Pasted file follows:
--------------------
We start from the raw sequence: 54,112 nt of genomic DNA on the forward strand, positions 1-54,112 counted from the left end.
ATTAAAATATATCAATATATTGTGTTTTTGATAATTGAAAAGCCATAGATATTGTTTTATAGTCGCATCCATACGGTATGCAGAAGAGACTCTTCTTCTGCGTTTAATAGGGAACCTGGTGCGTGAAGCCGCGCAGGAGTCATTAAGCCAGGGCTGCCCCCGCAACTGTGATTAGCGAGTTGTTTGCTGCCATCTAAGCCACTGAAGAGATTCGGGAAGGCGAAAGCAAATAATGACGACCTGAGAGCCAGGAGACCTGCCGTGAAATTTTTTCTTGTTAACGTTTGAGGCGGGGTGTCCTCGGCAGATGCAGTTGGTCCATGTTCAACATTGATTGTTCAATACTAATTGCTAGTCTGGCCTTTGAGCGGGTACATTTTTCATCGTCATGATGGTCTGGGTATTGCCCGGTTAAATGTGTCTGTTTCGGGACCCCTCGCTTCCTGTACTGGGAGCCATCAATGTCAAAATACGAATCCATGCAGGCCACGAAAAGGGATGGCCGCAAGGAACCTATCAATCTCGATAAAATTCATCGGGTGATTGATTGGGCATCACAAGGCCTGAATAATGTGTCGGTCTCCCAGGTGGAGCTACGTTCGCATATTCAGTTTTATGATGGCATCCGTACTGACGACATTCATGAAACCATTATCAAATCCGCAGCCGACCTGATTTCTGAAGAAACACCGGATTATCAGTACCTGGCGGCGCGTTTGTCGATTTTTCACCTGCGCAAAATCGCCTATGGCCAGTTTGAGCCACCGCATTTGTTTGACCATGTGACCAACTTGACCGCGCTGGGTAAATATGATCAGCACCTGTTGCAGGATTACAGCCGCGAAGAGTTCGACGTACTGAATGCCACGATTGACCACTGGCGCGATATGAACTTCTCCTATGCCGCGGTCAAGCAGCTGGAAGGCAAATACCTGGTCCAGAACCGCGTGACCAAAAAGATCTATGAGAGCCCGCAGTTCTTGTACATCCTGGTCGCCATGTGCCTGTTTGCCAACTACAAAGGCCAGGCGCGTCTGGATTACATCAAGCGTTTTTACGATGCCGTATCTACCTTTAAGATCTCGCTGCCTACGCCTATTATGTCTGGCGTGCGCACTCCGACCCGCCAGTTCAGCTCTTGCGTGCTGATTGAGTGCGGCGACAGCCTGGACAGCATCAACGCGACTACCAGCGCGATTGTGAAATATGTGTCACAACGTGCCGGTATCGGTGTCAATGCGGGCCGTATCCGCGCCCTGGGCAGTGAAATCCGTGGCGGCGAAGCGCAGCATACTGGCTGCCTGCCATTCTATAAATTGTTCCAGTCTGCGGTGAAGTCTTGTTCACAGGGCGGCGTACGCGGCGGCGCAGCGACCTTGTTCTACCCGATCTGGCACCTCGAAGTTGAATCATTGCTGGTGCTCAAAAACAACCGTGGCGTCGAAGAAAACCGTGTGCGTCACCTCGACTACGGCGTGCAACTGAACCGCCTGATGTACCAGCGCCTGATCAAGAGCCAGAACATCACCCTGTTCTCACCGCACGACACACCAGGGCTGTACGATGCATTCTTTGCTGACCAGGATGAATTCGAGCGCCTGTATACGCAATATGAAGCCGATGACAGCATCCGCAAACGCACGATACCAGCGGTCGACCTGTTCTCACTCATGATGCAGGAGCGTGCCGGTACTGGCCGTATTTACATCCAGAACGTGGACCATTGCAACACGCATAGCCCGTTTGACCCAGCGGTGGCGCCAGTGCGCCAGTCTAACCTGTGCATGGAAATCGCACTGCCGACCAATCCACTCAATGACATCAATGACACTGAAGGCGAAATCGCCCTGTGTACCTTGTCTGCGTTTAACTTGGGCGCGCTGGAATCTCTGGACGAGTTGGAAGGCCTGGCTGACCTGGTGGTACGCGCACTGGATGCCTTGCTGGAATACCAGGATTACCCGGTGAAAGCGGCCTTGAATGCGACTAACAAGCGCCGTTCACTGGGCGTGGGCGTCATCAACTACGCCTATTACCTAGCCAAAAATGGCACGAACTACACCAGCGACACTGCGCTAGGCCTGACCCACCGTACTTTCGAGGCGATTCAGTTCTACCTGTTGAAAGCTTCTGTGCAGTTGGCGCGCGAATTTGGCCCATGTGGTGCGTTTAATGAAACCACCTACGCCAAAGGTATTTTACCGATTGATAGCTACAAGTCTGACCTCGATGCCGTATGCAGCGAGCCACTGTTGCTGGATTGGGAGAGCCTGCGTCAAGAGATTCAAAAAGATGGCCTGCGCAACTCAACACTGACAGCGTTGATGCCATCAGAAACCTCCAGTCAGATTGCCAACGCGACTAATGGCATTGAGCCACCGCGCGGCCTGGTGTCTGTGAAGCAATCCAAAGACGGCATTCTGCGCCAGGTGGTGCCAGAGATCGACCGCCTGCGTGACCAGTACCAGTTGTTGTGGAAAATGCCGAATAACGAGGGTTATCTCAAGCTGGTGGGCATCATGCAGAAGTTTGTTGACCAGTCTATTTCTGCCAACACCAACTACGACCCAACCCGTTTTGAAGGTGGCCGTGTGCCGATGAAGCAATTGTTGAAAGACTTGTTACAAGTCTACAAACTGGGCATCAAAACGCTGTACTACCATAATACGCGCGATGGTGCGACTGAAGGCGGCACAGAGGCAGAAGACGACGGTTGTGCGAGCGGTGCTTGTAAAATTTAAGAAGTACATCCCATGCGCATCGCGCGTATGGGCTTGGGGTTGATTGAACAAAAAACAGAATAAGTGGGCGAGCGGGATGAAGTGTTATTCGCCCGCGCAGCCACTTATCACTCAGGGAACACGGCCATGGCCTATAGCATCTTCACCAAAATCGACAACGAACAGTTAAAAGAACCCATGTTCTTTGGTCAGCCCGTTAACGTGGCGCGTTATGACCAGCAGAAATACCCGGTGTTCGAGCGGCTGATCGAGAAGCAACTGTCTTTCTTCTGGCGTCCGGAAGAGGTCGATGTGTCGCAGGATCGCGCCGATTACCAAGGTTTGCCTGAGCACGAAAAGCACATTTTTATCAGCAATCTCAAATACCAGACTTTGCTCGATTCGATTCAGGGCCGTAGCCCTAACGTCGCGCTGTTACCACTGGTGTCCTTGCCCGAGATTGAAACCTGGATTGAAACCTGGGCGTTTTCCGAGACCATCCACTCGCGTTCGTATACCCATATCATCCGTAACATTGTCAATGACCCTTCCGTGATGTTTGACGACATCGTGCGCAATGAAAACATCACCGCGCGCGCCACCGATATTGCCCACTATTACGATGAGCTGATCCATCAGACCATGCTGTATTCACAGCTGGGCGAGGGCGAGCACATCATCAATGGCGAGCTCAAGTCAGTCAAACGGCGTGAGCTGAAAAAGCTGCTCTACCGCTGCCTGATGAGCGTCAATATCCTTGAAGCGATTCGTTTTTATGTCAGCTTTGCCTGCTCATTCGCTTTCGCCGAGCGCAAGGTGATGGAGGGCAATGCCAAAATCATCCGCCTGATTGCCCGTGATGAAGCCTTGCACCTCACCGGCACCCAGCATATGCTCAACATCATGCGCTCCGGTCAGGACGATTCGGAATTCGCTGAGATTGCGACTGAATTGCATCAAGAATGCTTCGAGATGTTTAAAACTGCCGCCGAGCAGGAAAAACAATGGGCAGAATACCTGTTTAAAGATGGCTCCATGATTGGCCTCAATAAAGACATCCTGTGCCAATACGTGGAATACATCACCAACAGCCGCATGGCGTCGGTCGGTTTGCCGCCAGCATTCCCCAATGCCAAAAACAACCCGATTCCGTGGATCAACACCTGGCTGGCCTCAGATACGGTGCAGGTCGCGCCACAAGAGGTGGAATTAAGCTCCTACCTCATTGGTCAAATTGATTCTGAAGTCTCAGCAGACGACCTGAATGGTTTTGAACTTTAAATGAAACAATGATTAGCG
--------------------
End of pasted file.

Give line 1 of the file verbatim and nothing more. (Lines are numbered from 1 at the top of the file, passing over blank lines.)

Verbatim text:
We start from the raw sequence: 54,112 nt of genomic DNA on the forward strand, positions 1-54,112 counted from the left end.